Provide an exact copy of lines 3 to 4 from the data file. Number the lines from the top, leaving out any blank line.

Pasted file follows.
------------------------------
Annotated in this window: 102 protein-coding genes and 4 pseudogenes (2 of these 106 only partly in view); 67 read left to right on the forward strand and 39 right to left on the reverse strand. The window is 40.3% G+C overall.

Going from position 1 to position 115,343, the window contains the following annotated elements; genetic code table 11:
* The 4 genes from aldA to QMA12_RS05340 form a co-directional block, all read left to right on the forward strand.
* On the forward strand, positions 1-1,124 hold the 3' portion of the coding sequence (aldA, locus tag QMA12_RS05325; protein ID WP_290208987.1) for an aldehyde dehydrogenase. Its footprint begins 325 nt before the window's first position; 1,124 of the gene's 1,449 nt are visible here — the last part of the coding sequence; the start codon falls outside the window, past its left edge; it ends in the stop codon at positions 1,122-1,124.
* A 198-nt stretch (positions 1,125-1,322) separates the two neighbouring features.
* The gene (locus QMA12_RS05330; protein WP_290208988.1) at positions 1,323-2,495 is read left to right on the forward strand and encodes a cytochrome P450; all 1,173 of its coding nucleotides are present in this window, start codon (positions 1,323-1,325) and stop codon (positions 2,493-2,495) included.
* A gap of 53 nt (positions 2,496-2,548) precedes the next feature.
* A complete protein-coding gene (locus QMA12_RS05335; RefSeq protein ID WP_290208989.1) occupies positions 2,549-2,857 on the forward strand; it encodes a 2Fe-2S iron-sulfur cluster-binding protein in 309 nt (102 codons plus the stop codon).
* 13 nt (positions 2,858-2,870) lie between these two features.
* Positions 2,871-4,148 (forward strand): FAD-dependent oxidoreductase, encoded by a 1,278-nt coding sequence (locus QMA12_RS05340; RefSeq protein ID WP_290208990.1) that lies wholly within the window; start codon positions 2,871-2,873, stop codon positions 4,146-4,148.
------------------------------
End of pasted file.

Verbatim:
* The 4 genes from aldA to QMA12_RS05340 form a co-directional block, all read left to right on the forward strand.
* On the forward strand, positions 1-1,124 hold the 3' portion of the coding sequence (aldA, locus tag QMA12_RS05325; protein ID WP_290208987.1) for an aldehyde dehydrogenase. Its footprint begins 325 nt before the window's first position; 1,124 of the gene's 1,449 nt are visible here — the last part of the coding sequence; the start codon falls outside the window, past its left edge; it ends in the stop codon at positions 1,122-1,124.